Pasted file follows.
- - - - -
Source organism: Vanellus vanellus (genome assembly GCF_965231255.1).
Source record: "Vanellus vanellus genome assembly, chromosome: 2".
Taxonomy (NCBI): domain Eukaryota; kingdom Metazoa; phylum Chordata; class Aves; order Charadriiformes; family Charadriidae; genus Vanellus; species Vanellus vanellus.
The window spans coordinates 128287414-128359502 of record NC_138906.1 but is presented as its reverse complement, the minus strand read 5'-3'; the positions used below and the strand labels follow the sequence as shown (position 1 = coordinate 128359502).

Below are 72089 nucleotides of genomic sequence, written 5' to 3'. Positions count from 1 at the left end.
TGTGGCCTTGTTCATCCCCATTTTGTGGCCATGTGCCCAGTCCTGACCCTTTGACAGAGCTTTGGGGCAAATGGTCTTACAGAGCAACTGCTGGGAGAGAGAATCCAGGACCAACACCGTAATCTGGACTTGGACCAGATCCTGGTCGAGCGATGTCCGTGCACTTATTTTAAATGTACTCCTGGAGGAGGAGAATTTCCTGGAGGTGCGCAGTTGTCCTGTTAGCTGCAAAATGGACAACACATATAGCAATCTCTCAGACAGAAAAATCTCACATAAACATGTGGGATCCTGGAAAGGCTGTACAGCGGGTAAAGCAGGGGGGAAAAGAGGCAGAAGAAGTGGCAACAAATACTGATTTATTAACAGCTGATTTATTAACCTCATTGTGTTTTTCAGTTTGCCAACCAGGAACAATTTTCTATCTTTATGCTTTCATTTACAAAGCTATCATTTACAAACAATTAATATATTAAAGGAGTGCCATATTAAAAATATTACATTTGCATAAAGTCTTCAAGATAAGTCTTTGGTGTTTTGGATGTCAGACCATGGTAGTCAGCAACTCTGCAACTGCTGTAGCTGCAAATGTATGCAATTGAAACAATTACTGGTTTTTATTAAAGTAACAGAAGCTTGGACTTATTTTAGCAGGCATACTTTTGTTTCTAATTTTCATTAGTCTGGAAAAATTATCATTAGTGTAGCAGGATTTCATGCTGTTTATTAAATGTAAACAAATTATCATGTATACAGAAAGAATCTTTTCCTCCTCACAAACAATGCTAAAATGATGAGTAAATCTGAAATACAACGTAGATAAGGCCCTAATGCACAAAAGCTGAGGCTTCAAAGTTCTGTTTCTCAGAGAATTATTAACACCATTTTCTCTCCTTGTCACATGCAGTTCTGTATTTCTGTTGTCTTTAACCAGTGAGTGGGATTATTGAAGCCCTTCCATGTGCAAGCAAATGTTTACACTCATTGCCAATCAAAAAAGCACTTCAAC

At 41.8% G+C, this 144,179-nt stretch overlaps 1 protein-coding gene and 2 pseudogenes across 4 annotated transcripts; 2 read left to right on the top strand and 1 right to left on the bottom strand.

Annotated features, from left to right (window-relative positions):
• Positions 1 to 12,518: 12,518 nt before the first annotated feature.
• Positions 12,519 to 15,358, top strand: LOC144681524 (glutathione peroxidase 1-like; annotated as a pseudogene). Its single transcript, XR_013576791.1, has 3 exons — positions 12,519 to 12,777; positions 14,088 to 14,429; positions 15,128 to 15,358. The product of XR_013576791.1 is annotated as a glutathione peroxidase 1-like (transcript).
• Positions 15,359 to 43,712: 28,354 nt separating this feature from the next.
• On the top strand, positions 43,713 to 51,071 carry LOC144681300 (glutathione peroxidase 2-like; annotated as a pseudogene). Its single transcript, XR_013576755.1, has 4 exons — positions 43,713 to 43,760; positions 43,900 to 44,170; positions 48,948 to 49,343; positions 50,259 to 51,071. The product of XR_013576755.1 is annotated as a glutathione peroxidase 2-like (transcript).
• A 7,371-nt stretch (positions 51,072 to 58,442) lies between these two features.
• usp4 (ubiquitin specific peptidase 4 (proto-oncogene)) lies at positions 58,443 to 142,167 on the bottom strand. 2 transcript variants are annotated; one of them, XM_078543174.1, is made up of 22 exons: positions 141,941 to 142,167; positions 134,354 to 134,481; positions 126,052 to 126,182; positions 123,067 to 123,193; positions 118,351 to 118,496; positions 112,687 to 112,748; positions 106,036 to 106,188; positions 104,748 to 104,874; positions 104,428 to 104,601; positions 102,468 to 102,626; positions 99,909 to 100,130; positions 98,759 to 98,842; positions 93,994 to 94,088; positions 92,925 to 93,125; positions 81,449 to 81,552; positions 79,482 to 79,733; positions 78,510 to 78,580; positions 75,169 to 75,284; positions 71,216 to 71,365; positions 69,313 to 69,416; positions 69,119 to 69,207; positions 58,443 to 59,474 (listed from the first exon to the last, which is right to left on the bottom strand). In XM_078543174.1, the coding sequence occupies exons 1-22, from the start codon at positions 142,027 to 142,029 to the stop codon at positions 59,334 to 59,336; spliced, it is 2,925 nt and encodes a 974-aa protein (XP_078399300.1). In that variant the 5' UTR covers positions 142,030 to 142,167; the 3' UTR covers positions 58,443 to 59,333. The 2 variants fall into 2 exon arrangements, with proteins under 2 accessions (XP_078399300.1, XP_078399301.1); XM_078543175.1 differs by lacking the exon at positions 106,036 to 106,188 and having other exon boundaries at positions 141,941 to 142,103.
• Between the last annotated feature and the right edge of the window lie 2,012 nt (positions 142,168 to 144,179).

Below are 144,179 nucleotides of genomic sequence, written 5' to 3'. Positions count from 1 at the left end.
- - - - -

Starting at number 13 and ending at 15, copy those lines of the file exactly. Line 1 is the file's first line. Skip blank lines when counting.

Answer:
• A 7,371-nt stretch (positions 51,072 to 58,442) lies between these two features.
• usp4 (ubiquitin specific peptidase 4 (proto-oncogene)) lies at positions 58,443 to 142,167 on the bottom strand. 2 transcript variants are annotated; one of them, XM_078543174.1, is made up of 22 exons: positions 141,941 to 142,167; positions 134,354 to 134,481; positions 126,052 to 126,182; positions 123,067 to 123,193; positions 118,351 to 118,496; positions 112,687 to 112,748; positions 106,036 to 106,188; positions 104,748 to 104,874; positions 104,428 to 104,601; positions 102,468 to 102,626; positions 99,909 to 100,130; positions 98,759 to 98,842; positions 93,994 to 94,088; positions 92,925 to 93,125; positions 81,449 to 81,552; positions 79,482 to 79,733; positions 78,510 to 78,580; positions 75,169 to 75,284; positions 71,216 to 71,365; positions 69,313 to 69,416; positions 69,119 to 69,207; positions 58,443 to 59,474 (listed from the first exon to the last, which is right to left on the bottom strand). In XM_078543174.1, the coding sequence occupies exons 1-22, from the start codon at positions 142,027 to 142,029 to the stop codon at positions 59,334 to 59,336; spliced, it is 2,925 nt and encodes a 974-aa protein (XP_078399300.1). In that variant the 5' UTR covers positions 142,030 to 142,167; the 3' UTR covers positions 58,443 to 59,333. The 2 variants fall into 2 exon arrangements, with proteins under 2 accessions (XP_078399300.1, XP_078399301.1); XM_078543175.1 differs by lacking the exon at positions 106,036 to 106,188 and having other exon boundaries at positions 141,941 to 142,103.
• Between the last annotated feature and the right edge of the window lie 2,012 nt (positions 142,168 to 144,179).